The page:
When Taco Bell retired the famous “Yo Quiero Taco Bell” Chihuahua in 2000, which had since 1997 become a cultural icon, rumors spread that the Taco Bell Chihuahua had died due to a tragic accident on the set of a commercial. People said he had been crushed by a camera or a light. There were even rumors that Taco Bell had put a hit on the dog actor rather than to finish the contract with its owner. All of these rumors, of course, are ridiculous and had nothing to do with why the commercials stopped running. Indeed, many chihuahuas could have been used to fill the part left by a late canine actor, as is common in the animal acting world.
The canine thespian that portrayed the Taco Bell “Yo Quiero Taco Bell” Chihuahua was a female chihuahua named Gidget. She not only did not die after the part ended, she went right on working, including a part in Legally Blonde 2. She finally died in 2009, of natural causes. Gidget was 15, a goodly sum of years for a Chihuahua.
It is claimed that the commercials, although highly popular and successful (though controversial because of stereotyping) were not really helping Taco Bell make money, and so the campaign was pulled to make way for a change in strategy. This is certainly true. While the character itself was popular and the “Yo Quiero” line got ripped off all over the place, similar to Wendy’s “Where’s the Beef” or “What Happens in Vegas..,” it didn’t really inspire people to eat at Taco Bell. This may make sense if you think about it. You might think the character is cute, but why would you want to eat a food that a dog likes?
Then, of course, was the stereotyping. The Chihuahua tends to be associated with Mexican people. Add to this Taco Bell’s absolutely moronic decision, in some of the commercials, to dress the dog like a Mexican revolutionary with a beret, as in its Viva Gorditas commercial, or a bandido with a sombrero, and you have a perfect recipe for an angry Hispanic public, rather than one for selling tacos.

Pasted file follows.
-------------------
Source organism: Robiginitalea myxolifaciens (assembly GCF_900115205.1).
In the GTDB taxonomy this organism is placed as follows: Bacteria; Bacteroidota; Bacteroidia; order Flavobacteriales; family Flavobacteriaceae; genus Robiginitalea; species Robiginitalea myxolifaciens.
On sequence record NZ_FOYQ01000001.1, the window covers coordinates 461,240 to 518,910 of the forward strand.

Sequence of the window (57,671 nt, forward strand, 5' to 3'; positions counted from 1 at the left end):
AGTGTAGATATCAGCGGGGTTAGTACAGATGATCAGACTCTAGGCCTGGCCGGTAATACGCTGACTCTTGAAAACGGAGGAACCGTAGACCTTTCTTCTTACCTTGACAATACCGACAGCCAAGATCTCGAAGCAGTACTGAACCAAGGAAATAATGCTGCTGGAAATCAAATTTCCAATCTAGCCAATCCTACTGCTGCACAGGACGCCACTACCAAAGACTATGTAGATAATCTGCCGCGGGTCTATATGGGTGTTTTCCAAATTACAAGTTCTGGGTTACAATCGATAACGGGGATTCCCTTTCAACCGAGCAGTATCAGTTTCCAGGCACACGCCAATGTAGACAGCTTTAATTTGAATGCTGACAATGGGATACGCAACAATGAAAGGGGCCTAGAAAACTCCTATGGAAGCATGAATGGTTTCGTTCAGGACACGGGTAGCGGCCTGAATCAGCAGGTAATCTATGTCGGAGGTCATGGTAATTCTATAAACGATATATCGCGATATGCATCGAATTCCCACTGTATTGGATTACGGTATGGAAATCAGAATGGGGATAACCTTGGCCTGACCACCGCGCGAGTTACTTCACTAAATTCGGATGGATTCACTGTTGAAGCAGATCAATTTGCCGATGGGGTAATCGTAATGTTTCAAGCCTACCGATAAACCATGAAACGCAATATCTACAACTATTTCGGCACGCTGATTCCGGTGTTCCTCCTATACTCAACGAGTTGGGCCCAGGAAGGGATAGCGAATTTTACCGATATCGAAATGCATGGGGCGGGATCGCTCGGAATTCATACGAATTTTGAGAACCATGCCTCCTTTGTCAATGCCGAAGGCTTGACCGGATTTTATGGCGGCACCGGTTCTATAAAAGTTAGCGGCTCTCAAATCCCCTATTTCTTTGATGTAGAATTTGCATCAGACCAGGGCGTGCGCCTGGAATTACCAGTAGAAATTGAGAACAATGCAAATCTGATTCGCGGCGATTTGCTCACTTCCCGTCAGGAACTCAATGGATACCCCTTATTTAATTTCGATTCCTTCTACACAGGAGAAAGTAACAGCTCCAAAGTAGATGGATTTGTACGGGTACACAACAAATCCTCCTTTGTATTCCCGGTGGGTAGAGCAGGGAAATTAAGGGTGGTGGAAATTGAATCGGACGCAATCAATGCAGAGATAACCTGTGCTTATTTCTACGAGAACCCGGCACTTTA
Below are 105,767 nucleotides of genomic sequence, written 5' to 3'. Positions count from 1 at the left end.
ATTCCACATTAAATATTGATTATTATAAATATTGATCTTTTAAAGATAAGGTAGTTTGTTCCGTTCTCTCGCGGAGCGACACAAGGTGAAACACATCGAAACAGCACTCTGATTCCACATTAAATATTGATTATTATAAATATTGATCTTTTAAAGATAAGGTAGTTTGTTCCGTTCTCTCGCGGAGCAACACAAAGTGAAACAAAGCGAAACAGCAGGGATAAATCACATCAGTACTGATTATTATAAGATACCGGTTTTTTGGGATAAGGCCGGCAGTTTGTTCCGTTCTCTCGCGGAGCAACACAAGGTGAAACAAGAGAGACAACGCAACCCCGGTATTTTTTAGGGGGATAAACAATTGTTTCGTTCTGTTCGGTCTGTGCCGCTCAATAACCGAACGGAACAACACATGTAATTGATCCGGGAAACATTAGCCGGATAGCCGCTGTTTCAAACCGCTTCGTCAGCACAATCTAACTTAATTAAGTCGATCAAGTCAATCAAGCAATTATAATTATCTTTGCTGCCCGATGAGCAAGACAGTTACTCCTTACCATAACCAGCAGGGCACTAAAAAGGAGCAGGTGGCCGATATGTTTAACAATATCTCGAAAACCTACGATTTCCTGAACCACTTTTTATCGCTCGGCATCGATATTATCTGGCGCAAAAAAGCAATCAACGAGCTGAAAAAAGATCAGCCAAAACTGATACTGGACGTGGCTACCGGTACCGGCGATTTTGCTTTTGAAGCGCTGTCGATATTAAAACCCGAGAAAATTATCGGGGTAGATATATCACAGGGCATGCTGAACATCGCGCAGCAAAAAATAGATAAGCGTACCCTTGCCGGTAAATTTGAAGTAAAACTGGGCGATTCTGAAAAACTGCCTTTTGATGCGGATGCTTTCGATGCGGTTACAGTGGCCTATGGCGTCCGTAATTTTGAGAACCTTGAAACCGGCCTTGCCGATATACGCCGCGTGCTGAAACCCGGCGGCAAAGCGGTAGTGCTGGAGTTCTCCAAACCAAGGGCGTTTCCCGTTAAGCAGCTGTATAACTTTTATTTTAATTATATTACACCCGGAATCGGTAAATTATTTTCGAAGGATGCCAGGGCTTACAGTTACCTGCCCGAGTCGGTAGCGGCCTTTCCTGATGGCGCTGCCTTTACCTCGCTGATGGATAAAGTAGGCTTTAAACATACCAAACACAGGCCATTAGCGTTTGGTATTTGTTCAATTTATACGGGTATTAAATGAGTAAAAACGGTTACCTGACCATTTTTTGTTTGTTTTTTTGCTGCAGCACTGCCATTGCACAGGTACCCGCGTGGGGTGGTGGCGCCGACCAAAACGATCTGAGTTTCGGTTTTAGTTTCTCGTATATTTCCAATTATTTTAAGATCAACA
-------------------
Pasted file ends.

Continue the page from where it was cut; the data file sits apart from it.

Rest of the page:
However, what is not often reported is that this sassy little chihuahua cost the corporation a lot more money than they had bargained for, to the tune of $42,000,000.
The story of the Taco Bell chihuahua doesn’t really start with Taco Bell being suddenly inspired to use a chihuahua spokes-character and make a series of commercials with a talking dog. It starts, instead, at a trade show, where a company called Wrench, LLC was trying to promote its creation.
Wrench’s creation was a chihuahua. Not just any old chihuahua but a character called “Psycho Chihuahua,” described as a “feisty, edgy, confident Chihuahua with a big dog do-not-back-down attitude.” Sound familiar? In 1996, Thomas Rinks and Joseph Shields, owners of Wrench, LLC of Michigan, a developer of cartoon characters, were promoting their feisty chihuahua character for use in marketing. Two Taco Bell employees, Ed Alfaro and Rudy Pollak, from the creative services division, learned of the character and thought it might be a good fit for Taco Bell, for use in its retail licensing. Although they were not part of the marketing department, they discussed the possibility with Wrench and then promoted the idea to Taco Bell.
Afterwards, Wrench had a licensing agent represent them in talks with Taco Bell, concerning possible licensing deals for Psycho Chihuahua, and talks with Alfaro continued, with Alfaro promoting the character to Taco Bell.